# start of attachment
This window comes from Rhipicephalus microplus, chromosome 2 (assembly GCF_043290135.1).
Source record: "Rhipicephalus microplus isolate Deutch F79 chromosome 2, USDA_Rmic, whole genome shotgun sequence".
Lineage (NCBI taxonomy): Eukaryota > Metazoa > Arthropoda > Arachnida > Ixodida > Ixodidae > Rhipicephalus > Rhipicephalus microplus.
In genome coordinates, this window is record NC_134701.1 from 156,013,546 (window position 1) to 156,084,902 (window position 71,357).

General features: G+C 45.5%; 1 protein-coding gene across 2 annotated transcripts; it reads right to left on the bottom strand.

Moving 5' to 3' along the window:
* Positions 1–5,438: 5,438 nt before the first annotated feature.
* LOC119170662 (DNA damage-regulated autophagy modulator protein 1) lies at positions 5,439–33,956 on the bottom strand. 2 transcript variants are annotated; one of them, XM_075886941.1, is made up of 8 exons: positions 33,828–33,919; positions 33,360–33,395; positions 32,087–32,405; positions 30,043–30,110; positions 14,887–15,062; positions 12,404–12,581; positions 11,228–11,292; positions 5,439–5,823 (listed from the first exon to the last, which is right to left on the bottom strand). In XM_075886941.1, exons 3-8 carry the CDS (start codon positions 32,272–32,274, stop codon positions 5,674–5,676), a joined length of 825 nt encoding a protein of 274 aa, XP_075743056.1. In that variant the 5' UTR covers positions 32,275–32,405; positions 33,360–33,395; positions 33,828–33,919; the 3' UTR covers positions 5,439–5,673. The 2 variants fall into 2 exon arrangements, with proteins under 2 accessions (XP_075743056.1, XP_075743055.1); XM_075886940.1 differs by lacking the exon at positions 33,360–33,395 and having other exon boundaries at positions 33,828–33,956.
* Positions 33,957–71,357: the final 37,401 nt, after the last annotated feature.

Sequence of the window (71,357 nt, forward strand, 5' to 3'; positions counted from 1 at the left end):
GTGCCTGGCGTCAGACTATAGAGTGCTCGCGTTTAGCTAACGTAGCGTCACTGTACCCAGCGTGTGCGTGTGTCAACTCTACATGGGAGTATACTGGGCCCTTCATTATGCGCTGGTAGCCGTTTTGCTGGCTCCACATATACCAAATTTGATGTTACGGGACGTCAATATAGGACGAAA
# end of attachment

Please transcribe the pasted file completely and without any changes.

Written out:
This window comes from Rhipicephalus microplus, chromosome 2 (assembly GCF_043290135.1).
Source record: "Rhipicephalus microplus isolate Deutch F79 chromosome 2, USDA_Rmic, whole genome shotgun sequence".
Lineage (NCBI taxonomy): Eukaryota > Metazoa > Arthropoda > Arachnida > Ixodida > Ixodidae > Rhipicephalus > Rhipicephalus microplus.
In genome coordinates, this window is record NC_134701.1 from 156,013,546 (window position 1) to 156,084,902 (window position 71,357).

General features: G+C 45.5%; 1 protein-coding gene across 2 annotated transcripts; it reads right to left on the bottom strand.

Moving 5' to 3' along the window:
* Positions 1–5,438: 5,438 nt before the first annotated feature.
* LOC119170662 (DNA damage-regulated autophagy modulator protein 1) lies at positions 5,439–33,956 on the bottom strand. 2 transcript variants are annotated; one of them, XM_075886941.1, is made up of 8 exons: positions 33,828–33,919; positions 33,360–33,395; positions 32,087–32,405; positions 30,043–30,110; positions 14,887–15,062; positions 12,404–12,581; positions 11,228–11,292; positions 5,439–5,823 (listed from the first exon to the last, which is right to left on the bottom strand). In XM_075886941.1, exons 3-8 carry the CDS (start codon positions 32,272–32,274, stop codon positions 5,674–5,676), a joined length of 825 nt encoding a protein of 274 aa, XP_075743056.1. In that variant the 5' UTR covers positions 32,275–32,405; positions 33,360–33,395; positions 33,828–33,919; the 3' UTR covers positions 5,439–5,673. The 2 variants fall into 2 exon arrangements, with proteins under 2 accessions (XP_075743056.1, XP_075743055.1); XM_075886940.1 differs by lacking the exon at positions 33,360–33,395 and having other exon boundaries at positions 33,828–33,956.
* Positions 33,957–71,357: the final 37,401 nt, after the last annotated feature.

Sequence of the window (71,357 nt, forward strand, 5' to 3'; positions counted from 1 at the left end):
GTGCCTGGCGTCAGACTATAGAGTGCTCGCGTTTAGCTAACGTAGCGTCACTGTACCCAGCGTGTGCGTGTGTCAACTCTACATGGGAGTATACTGGGCCCTTCATTATGCGCTGGTAGCCGTTTTGCTGGCTCCACATATACCAAATTTGATGTTACGGGACGTCAATATAGGACGAAA